In this paper, the method for modeling optics correction developed at CesrTA is used to characterize the ILC damping rings. Several scenarios are evaluated, including the possibility of reducing the total BPM count and relaxing the constraints on guide field multipole errors, with respect to the baseline design. The effect of random BPM failures is analyzed to benchmark the robustness of each of the proposed BPM distributions.
The characterization is comprised of two parts: generating a randomly misaligned lattice and simulating the optics correction procedure, and analyzing the dynamic aperture of the corrected lattice as a function of guide field multipole errors. The software used in all analyses is based on the Bmad accelerator code library .
Only single-particle dynamics from the beam optics are considered in the work presented here. The reported emittances therefore represent the zero-current limit. Other current-dependent sources of emittance dilution, such as intra-beam scattering (IBS), electron cloud, and fast-ion instability will increase the vertical emittance beyond this lower limit.
2 DTC04 Lattice
The baseline ILC damping ring design is the DTC04 lattice developed by Rubin et al. . The lattice is a 3.2 km racetrack with a modified TME-type arc cell. The zero-dispersion straights are based on the work of Korostelev and Wolski . A schematic of the ring is shown in figure 1. Optics functions are shown in figure 2. Tables 1 and 2 summarize the lattice parameters and number of magnets of each class. The quoted emittances are the horizontal-like and vertical-like normal modes, respectively. In the absence of coupling, these will correspond to . Decomposition into normal modes is discussed elsewhere [25, 16, 4], and as such, a derivation is omitted here.
|Betatron Tunes (, )||(48.850, 26.787)|
|Tune Advance per Arc||(16.418, 6.074)|
|Chromaticity ()||(1.000, 0.302)|
|Chromaticity per Arc||(9.074, 10.896)|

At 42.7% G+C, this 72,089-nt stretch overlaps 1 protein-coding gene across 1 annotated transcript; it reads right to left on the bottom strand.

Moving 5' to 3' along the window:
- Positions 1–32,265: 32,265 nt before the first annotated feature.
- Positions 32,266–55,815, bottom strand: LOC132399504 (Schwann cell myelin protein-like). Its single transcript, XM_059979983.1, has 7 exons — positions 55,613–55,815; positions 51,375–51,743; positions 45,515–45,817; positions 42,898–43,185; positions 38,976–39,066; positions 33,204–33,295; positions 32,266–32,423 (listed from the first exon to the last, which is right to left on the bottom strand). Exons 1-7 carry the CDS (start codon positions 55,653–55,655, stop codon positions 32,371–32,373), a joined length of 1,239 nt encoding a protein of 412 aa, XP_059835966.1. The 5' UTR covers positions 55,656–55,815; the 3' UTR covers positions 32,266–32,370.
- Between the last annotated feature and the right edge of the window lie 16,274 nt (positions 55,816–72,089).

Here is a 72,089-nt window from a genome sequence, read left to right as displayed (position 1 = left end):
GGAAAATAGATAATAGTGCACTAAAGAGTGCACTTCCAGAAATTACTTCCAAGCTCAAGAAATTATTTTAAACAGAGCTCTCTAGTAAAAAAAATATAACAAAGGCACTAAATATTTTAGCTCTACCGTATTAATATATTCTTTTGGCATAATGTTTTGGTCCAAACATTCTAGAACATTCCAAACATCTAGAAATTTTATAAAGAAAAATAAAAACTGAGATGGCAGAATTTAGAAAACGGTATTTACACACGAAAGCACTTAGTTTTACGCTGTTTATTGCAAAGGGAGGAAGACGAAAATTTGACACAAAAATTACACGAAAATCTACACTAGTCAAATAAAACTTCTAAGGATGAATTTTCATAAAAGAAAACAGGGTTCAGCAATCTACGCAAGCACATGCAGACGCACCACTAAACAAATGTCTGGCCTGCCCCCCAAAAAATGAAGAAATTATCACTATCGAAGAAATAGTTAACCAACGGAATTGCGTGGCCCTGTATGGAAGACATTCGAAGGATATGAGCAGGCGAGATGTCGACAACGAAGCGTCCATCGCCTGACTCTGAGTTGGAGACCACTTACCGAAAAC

|Train Repetition Rate||5||Hz|
|Extracted Bunch Length||6||mm|
|Beam Position Monitor||511|
|Combined H+V Steering||263|
The arc cell layout is shown in figure 3. Arc cells are comprised of one dipole, three quadrupoles, four sextupoles, one horizontal and one vertical steering corrector, one skew quadrupole, and two beam position monitors.
3 Misalignment and Correction Procedure
The effects of misalignments, BPM errors, multipoles, and choice of correction procedure are evaluated by the program ring_ma2 . The ring_ma2 workflow is structured as follows:
Assign random misalignments and BPM errors with user-defined amplitudes to the ideal lattice to create a realistic machine model.
Simulate beam based measurements of optics functions including the effects of BPM measurement errors.
Compute and apply corrections for each iteration based on the simulated measurements.
After each correction iteration, record the effectiveness of the correction in terms of emittances and optics functions.
The entire procedure is repeated typically 100 times, each with a randomly chosen distribution of errors in order to generate statistics sufficient for analysis. Misalignments are allowed on any element parameter described by Bmad, including but not limited to: position offsets and angles, random field strength errors, and systematic and random multipole errors. BPM measurement errors allowed in the simulation include BPM-to-quadrupole transverse offset, tilt, button-by-button gain error, and button-by-button timing errors.
The particular configuration of the guide field magnets, correctors, and BPMs is referred to as a scenario. For each scenario, 100 lattices are generated with random errors and misalignments. Each misaligned lattice is referred to as a seed. As noted above, typically 100 seeds are used for the evaluation of each scenario, and the same 100 seeds are used when evaluating multiple scenarios. That is, for a given seed, each element in a lattice for each scenario starts with the same misalignments and field errors, regardless of whether a subset of elements or detectors are vetoed or disabled during the correction.
The method used for simulating measurements with BPM errors is based on the method developed for diagnosing emittance dilution at CesrTA . In the original analysis, modeling the full correction procedure includes turn-by-turn tracking for several damping times in order to accurately simulate measurements of betatron phase and coupling. The turn-by-turn measurements are then post-processed identically to actual machine data into orbit, dispersion, or phase and coupling data. Though this method for simulation is as close to modeling the actual measurement process, it is very time-consuming. In the case of the ILC damping ring lattice, this method is prohibitively slow due to the large number of elements. Two modifications have been made to the measurement simulation procedure in order to improve the efficiency of the calculations such that the characterization method developed in  may be applied.